120. The usual and accustomed fishing places of the Quinault people within the case area at treaty time included the following rivers and streams: Clearwater, Queets, Salmon, Quinault (including Lake Quinault and the Upper Quinault tributaries), Raft, Moclips, Copalis, and Joe Creek. Ocean fisheries were utilized in the waters adjacent to their territory. (Ex. USA-53, p. 24 and App. 1; USA-31e, pp. 205-214, 233-235A)
121. The Quinault also have important fisheries which were shared with other tribes to the south and east of the *375 boundaries of the case area, especially Grays Harbor and those streams which empty into Grays Harbor. (Ex. USA-53, p. 24 and App. 1 and 2; Tr. 2817, l. 3 to 2818, l. 19)
122. At treaty time fishing constituted the principal economic activity of the Quinault. Salmon and steelhead served as the principal food and as an important item of trade. (Ex. USA-53, p. 24) In the immediate post-treaty period (1860) the government Indian agent recommended that the Quinault Indians be encouraged to open a trade in their salmon as they could be more profitably employed in that way than in agricultural pursuits. (Ex. PL-41, p. 420; Ex. PL-42, p. 391)
123. The lower portions of the Quinault and Queets Rivers run through the Quinault Reservation. There are tribally managed commercial and sports steelhead fisheries within the reservation and a non-Indian-managed recreational fishery for steelhead outside and above the reservation on these rivers. The steelhead resource on these rivers has been maintained without Game Department stocking. The Game Department has not stocked the Quinault and Queets systems because of limitations in their hatchery program and because of opposition by sportsmen's groups, among other reasons. (FPTO § 3-474; Tr. 314, l. 20 to 316, l. 15; Tr. 3475, l. 5-21)
124. The Quinault Tribe has had regulations on its river fisheries since 1916 and tribal fish patrolmen since 1925. (Tr. 3438, l. 21 to 3440, l. 5) The tribe has on occasion closed its waters to all fishing and prohibited certain types of gear in order to conserve fish runs. (Tr. 3440, l. 25 to 3441, l. 14; Tr. 3445, l. 12 to 3446, l. 2) The Quinault Tribe has not had off-reservation fishing regulations because few of its members fish off-reservation in the case area. (Tr. 3475, l. 22 to 3476, l. 4) Presently only 30 to 40 per cent of the on-reservation fishing sites on the Quinault River are being used. (Tr. 3455, l. 22 to 3457, l. 17) Any apparent decline in the Quinault sockeye run is probably not due to overfishing by the Quinault Tribe. (Tr. 3530, l. 18 to 3532, l. 17; Tr. 3551, l. 25 to 3552, l. 21; Exs. QN-4, QN-5, QN-6 and QN-7)
125. The Quinault Tribe and the tribal technical staff of fisheries scientists and technicians are presently engaged in a comprehensive fisheries management and enhancement program on the reservation. The program includes the production of sockeye, chum, and steelhead from eggs taken by tribal employees, and the cleaning of streams damaged by logging to recover spawning grounds on the reservation. (Ex. QN-2 and Appendices thereto; Ex. QN-3, pp. 1-11)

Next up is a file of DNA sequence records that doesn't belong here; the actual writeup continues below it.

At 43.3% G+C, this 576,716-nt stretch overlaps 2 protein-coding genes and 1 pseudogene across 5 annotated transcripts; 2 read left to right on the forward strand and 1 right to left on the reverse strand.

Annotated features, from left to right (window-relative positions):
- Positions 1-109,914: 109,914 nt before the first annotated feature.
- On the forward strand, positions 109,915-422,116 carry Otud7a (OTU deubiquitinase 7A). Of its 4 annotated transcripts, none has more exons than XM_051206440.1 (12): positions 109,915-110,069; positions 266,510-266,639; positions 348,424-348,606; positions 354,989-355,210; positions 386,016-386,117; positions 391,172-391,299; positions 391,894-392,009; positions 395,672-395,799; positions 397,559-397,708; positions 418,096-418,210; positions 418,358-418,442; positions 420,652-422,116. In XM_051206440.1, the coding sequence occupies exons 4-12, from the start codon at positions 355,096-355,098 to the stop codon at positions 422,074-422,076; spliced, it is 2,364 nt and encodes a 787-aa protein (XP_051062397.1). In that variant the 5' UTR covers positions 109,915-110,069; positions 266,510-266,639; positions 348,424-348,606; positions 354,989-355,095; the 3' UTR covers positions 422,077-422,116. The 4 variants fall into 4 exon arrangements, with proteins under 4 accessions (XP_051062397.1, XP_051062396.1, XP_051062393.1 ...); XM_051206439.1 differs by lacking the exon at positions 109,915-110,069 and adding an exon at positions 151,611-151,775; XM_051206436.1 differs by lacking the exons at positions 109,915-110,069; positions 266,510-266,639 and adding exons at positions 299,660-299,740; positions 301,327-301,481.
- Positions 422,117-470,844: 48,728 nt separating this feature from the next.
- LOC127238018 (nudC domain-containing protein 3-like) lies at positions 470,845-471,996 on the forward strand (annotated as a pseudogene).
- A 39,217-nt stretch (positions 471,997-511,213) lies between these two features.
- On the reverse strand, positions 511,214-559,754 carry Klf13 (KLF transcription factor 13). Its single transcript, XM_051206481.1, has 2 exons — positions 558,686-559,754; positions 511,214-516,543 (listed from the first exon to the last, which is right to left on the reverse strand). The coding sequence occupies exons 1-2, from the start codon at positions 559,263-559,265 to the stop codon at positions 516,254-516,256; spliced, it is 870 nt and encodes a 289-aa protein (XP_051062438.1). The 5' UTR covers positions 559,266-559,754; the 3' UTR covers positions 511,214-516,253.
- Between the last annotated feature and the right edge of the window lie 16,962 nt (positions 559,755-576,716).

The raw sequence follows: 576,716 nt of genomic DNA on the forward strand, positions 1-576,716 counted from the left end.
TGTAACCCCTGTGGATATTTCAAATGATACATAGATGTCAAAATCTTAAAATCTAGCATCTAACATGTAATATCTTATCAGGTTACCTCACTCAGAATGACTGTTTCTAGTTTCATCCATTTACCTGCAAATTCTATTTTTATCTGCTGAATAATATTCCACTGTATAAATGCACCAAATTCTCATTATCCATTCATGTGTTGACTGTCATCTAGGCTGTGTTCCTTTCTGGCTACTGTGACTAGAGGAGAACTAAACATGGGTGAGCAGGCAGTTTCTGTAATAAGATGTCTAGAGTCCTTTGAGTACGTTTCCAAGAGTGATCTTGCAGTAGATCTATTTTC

126. No special off-reservation fishing season for Quinault Indians has ever been or presently is allowed by the State even though such a season was proposed to the State by tribal officials. (Tr. 3476, l. 20 to 3477, l. 22)
127. The Quinault Tribe successfully manages its river steelhead run such that both a net commercial and a hook and line sport fishery operate side by side and these uses are not incompatible under the tribal management. (Ex. QN-3, p. 8, l. 17 to p. 9, l. 14; Tr. 315, l. 6 to 316, l. 15)
128. The Quinault Tribe is, biologically speaking and from an enforcement standpoint, effectively managing its fisheries resources on the reservation, and is capable of doing so outside of the reservation. (Tr. 3488, l. 9 to 3490, l. 14; Tr. 3553, l. 25 to 3555, l. 5)
129. The Sauk-Suiattle Tribe is composed primarily of the descendants of the Sakhumehu and other Indians who lived on the upper reaches of the Skagit River system in 1855. (FPTO § 3-85; Ex. USA-29, p. 12; Ex. USA-58; Ex. UPS-2) Those Indians were party to the Treaty of Point Elliott. (Ex. USA-29, 29, p. 9; Ex. UPS-2, pp. 19-21) A Sakhumehu village was located at the confluence*376 of the Sauk and Skagit Rivers. (Ex. USA-58) The Sakhumehu Indians are named in the preamble to the Treaty of Point Elliott; and one of the treaty signatories is identified as a Sakhumehu. At treaty time the Sauk River Indians, who were known variously as Socka-muke, Sakhumehu or Sock a bute, regarded themselves as a distinct and separate group and were so regarded by other Indians and by non-Indians. Their separate identity was consistently recognized in reports referring to them before, during and after the Treaty. Prior to and during treaty times these Indians intermarried to a considerable extent with the Upper Skagit and Stillaguamish Indians. After treaty times some of the Sauk River Indians continued to live along the Sauk and Suiattle Rivers where their descendants still reside. (FPTO § 3-85; Ex. USA-29)